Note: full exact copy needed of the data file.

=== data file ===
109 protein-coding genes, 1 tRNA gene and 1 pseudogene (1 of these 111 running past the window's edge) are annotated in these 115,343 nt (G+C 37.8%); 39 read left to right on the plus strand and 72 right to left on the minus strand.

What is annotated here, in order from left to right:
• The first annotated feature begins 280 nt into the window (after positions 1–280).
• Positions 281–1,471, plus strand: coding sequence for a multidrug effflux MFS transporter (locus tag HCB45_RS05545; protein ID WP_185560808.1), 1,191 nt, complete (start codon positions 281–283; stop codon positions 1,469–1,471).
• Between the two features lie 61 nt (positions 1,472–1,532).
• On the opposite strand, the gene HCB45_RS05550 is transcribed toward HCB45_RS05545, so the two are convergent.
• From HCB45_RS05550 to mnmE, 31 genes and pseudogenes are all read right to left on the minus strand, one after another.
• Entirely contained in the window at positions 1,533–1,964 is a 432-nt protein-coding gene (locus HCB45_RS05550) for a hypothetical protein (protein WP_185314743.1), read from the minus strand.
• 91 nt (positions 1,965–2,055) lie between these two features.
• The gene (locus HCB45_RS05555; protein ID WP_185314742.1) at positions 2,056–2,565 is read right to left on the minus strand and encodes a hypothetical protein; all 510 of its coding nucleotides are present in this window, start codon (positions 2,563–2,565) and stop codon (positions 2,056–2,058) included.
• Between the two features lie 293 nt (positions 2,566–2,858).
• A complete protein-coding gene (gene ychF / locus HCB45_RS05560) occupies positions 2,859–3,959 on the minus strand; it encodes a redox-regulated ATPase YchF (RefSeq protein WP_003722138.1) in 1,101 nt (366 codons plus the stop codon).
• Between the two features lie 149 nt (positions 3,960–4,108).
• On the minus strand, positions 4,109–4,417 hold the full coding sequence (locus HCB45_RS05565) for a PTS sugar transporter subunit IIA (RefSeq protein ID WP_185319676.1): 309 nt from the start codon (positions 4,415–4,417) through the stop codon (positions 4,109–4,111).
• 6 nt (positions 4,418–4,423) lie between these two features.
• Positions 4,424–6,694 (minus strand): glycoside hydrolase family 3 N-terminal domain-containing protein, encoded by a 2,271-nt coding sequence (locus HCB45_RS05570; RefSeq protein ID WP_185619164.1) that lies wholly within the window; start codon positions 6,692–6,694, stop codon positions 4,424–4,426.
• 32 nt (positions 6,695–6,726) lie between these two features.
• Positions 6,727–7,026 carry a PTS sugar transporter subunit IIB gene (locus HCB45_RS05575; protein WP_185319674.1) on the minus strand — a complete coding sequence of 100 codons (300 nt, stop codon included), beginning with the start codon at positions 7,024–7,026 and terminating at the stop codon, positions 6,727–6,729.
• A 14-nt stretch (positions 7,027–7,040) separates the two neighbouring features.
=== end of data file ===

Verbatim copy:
109 protein-coding genes, 1 tRNA gene and 1 pseudogene (1 of these 111 running past the window's edge) are annotated in these 115,343 nt (G+C 37.8%); 39 read left to right on the plus strand and 72 right to left on the minus strand.

What is annotated here, in order from left to right:
• The first annotated feature begins 280 nt into the window (after positions 1–280).
• Positions 281–1,471, plus strand: coding sequence for a multidrug effflux MFS transporter (locus tag HCB45_RS05545; protein ID WP_185560808.1), 1,191 nt, complete (start codon positions 281–283; stop codon positions 1,469–1,471).
• Between the two features lie 61 nt (positions 1,472–1,532).
• On the opposite strand, the gene HCB45_RS05550 is transcribed toward HCB45_RS05545, so the two are convergent.
• From HCB45_RS05550 to mnmE, 31 genes and pseudogenes are all read right to left on the minus strand, one after another.
• Entirely contained in the window at positions 1,533–1,964 is a 432-nt protein-coding gene (locus HCB45_RS05550) for a hypothetical protein (protein WP_185314743.1), read from the minus strand.
• 91 nt (positions 1,965–2,055) lie between these two features.
• The gene (locus HCB45_RS05555; protein ID WP_185314742.1) at positions 2,056–2,565 is read right to left on the minus strand and encodes a hypothetical protein; all 510 of its coding nucleotides are present in this window, start codon (positions 2,563–2,565) and stop codon (positions 2,056–2,058) included.
• Between the two features lie 293 nt (positions 2,566–2,858).
• A complete protein-coding gene (gene ychF / locus HCB45_RS05560) occupies positions 2,859–3,959 on the minus strand; it encodes a redox-regulated ATPase YchF (RefSeq protein WP_003722138.1) in 1,101 nt (366 codons plus the stop codon).
• Between the two features lie 149 nt (positions 3,960–4,108).
• On the minus strand, positions 4,109–4,417 hold the full coding sequence (locus HCB45_RS05565) for a PTS sugar transporter subunit IIA (RefSeq protein ID WP_185319676.1): 309 nt from the start codon (positions 4,415–4,417) through the stop codon (positions 4,109–4,111).
• 6 nt (positions 4,418–4,423) lie between these two features.
• Positions 4,424–6,694 (minus strand): glycoside hydrolase family 3 N-terminal domain-containing protein, encoded by a 2,271-nt coding sequence (locus HCB45_RS05570; RefSeq protein ID WP_185619164.1) that lies wholly within the window; start codon positions 6,692–6,694, stop codon positions 4,424–4,426.
• 32 nt (positions 6,695–6,726) lie between these two features.
• Positions 6,727–7,026 carry a PTS sugar transporter subunit IIB gene (locus HCB45_RS05575; protein WP_185319674.1) on the minus strand — a complete coding sequence of 100 codons (300 nt, stop codon included), beginning with the start codon at positions 7,024–7,026 and terminating at the stop codon, positions 6,727–6,729.
• A 14-nt stretch (positions 7,027–7,040) separates the two neighbouring features.